S1PR1 and S1PR2 are respectively involved in naive and memory T cell response to S1P
To gain insight into the mechanism underlying the different behaviors of naive and memory T cell subsets in the presence of S1P gradients, we first measured the expression of S1P receptors by semiquantitative RT-PCR in sorted T cell subsets. As shown in Fig. 2A and 2B, S1PR1, S1PR2, and S1PR4 were expressed at high levels in T cells, whereas S1PR3 was barely detected and S1PR5 was only expressed at low levels in CD8 TEM. Of note, S1PR1 expression was progressively downregulated upon T cell differentiation into memory cells, whereas S1PR2 and S1PR4 expression levels remained constitutively expressed. S1PR1 downregulation correlated with KLF2 being strongly downregulated in TEM (Fig. 2C). KLF2 is known to induce S1PR1 expression in T cells (26).
We then tested the effect of different pharmacological inhibitors of these receptors on the capacity of T cell subsets to respond to S1P. Tonsil naive T cell migration was strongly inhibited by S1PR1 inhibitors FTY720 and SEW2871 (Fig. 2D, 2E) but insensitive to the S1PR4 inhibitor CYM50358. The S1PR2 inhibitor JTE-013 abrogated the inhibitory effect of S1P on TCM and TEM migration (Fig. 2F–I). This inhibitor had, however, no effect on spontaneous T cell migration (data not shown). Of note, FTY720 and SEW2871 had a negative impact on memory T cell migration in the presence of S1P whereas JTE-013 treatment tended to increase naive T cell migration to S1P, suggesting that S1PR1 and S1PR2 are active in all T cell subsets but that the relative level of each receptor conditions the migratory behavior in response to S1P. Interestingly, when plotting the maximum migration index as a function of S1PR1 expression in the various T cell subsets, we found a very tight linear correlation between both factors (Supplemental Fig. 3), suggesting that S1PR1 expression is the limiting rate factor in S1P-induced migration and that the apparent repulsion mediated by S1PR2 only occurs when S1PR1 is expressed at very low levels, i.e., in memory T cells, especially of the CD4 subset.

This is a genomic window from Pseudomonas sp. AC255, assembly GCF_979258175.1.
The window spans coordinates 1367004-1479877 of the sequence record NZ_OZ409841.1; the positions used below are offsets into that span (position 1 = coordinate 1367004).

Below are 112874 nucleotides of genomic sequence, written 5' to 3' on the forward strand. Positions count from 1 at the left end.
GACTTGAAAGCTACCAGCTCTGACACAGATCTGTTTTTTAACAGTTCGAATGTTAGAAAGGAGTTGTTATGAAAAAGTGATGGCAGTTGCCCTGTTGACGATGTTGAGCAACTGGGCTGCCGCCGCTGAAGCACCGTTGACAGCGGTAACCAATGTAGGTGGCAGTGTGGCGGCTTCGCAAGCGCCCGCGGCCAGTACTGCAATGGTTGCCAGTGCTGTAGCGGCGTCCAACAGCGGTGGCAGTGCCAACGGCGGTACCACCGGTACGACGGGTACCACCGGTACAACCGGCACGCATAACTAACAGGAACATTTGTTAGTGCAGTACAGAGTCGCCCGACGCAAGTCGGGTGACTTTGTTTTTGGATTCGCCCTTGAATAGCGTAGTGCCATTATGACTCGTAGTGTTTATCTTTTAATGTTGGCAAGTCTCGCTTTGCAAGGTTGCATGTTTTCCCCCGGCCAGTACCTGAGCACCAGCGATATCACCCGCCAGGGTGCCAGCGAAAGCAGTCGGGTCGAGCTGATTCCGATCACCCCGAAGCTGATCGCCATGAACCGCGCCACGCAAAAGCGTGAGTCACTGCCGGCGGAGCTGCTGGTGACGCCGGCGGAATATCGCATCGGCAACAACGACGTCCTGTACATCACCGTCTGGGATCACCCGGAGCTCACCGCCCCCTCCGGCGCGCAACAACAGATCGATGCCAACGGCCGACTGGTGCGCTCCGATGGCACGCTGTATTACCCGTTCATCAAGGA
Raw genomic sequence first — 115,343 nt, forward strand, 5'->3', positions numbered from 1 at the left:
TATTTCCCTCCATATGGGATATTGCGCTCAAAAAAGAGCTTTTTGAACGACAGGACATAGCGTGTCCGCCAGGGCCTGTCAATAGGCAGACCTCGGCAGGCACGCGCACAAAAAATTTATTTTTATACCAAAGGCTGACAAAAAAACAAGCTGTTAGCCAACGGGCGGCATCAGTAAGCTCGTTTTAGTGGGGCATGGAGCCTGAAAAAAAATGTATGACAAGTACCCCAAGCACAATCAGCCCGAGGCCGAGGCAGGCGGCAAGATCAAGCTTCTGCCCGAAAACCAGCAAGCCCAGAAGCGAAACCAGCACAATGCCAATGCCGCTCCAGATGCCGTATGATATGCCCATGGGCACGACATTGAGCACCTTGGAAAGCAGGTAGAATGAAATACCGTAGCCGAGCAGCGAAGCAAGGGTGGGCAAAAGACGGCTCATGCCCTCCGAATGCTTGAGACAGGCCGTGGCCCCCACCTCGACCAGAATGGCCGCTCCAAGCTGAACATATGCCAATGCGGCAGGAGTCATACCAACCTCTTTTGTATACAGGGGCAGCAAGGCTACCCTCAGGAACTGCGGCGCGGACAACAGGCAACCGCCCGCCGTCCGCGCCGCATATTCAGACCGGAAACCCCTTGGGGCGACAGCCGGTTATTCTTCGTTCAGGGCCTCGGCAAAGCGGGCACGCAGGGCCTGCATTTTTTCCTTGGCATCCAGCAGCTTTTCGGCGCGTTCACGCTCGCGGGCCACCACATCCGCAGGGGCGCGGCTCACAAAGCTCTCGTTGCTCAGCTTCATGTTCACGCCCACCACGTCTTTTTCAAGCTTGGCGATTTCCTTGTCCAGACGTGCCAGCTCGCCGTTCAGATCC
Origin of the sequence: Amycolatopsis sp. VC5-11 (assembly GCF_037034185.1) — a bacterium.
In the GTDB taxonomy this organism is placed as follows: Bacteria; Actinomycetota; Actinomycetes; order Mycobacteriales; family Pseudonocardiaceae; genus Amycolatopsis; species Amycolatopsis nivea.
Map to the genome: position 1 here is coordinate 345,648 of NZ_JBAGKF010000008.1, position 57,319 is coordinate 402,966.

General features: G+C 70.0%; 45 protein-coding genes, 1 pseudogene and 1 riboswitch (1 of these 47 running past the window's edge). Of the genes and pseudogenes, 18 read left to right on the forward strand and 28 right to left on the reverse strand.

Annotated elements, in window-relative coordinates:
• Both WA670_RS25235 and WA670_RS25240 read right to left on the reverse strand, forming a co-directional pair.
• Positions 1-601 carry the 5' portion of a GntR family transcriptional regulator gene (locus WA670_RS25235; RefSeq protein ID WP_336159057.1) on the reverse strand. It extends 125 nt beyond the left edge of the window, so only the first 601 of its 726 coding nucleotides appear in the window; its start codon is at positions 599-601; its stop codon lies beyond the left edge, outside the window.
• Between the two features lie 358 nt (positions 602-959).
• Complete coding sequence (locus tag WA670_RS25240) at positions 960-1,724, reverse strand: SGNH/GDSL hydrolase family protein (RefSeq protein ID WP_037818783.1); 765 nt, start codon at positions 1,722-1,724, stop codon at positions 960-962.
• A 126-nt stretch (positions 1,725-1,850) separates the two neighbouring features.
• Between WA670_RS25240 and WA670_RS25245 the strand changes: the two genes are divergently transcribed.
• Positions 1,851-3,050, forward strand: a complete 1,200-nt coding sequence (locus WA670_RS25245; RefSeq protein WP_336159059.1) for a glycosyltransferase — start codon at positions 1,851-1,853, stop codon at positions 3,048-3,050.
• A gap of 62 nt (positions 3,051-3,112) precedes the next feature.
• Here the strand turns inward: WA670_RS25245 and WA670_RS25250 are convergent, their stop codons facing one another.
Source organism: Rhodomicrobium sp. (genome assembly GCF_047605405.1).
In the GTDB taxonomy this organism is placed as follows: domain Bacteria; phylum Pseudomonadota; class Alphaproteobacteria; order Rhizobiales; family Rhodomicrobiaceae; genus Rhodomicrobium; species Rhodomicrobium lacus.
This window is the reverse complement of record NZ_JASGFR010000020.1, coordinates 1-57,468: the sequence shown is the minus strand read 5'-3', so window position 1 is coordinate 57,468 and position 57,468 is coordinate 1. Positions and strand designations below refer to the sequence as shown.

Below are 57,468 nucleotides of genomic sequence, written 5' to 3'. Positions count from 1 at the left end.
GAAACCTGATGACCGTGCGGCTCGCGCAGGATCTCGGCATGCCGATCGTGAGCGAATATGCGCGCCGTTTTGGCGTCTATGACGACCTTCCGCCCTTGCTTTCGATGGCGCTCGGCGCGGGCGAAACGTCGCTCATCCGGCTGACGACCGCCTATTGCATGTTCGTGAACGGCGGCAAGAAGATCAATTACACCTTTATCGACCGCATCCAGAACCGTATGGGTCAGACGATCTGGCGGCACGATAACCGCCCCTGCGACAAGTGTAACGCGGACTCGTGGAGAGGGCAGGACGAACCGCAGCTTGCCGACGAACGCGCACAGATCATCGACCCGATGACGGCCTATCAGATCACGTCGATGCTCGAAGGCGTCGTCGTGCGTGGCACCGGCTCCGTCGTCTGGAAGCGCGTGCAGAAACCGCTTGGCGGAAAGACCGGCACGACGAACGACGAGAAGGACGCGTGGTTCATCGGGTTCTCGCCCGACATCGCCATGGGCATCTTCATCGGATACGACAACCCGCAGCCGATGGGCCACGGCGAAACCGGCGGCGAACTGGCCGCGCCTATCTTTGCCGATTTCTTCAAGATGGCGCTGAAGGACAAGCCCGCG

Spontaneous migration of TRM and act-T cells is inhibited by S1P in an S1PR2-dependent way
As our results suggested that S1P could be an important tissue-retention signal in humans, we next studied the S1P response of TRM and recently act-T cells. In mice, TRM are believed to be retained in tissues by default of a response to S1P. Indeed, TRM express very low levels of KLF2 and S1PR1 (27). Moreover, CD69 expression induces S1PR1 internalization, further inhibiting migration toward S1P (12). To test this point in humans, we measured the S1P response of human tonsil TRM defined as CD69 positive T cells coexpressing (or not) CD103. As shown in Fig. 3A and 3B, S1P inhibited spontaneous migration of CD4+ TRM, irrespective of their CD103 expression. Again, the S1PR2 antagonist JTE-013 abrogated this inhibitory effect (Fig. 3C). For CD8+ TRM, S1P inhibited spontaneous migration of CD69+CD103+ but not CD69+CD103− cells, and JTE-013 abrogated this effect.